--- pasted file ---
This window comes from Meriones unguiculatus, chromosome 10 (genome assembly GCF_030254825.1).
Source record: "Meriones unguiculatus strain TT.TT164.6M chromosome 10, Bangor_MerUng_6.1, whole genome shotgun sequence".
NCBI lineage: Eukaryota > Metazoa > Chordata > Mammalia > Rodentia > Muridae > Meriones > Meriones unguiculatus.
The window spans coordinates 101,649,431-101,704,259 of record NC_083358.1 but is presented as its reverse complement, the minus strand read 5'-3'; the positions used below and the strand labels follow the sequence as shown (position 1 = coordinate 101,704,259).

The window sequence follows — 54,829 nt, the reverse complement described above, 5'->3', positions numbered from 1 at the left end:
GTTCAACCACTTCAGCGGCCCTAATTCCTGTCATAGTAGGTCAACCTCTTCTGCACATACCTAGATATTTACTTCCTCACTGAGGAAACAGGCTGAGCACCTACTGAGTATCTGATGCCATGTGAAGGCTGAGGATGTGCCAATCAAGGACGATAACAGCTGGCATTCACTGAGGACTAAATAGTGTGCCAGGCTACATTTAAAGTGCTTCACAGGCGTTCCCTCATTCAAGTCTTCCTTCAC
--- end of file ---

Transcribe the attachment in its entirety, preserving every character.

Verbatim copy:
This window comes from Meriones unguiculatus, chromosome 10 (genome assembly GCF_030254825.1).
Source record: "Meriones unguiculatus strain TT.TT164.6M chromosome 10, Bangor_MerUng_6.1, whole genome shotgun sequence".
NCBI lineage: Eukaryota > Metazoa > Chordata > Mammalia > Rodentia > Muridae > Meriones > Meriones unguiculatus.
The window spans coordinates 101,649,431-101,704,259 of record NC_083358.1 but is presented as its reverse complement, the minus strand read 5'-3'; the positions used below and the strand labels follow the sequence as shown (position 1 = coordinate 101,704,259).

The window sequence follows — 54,829 nt, the reverse complement described above, 5'->3', positions numbered from 1 at the left end:
GTTCAACCACTTCAGCGGCCCTAATTCCTGTCATAGTAGGTCAACCTCTTCTGCACATACCTAGATATTTACTTCCTCACTGAGGAAACAGGCTGAGCACCTACTGAGTATCTGATGCCATGTGAAGGCTGAGGATGTGCCAATCAAGGACGATAACAGCTGGCATTCACTGAGGACTAAATAGTGTGCCAGGCTACATTTAAAGTGCTTCACAGGCGTTCCCTCATTCAAGTCTTCCTTCAC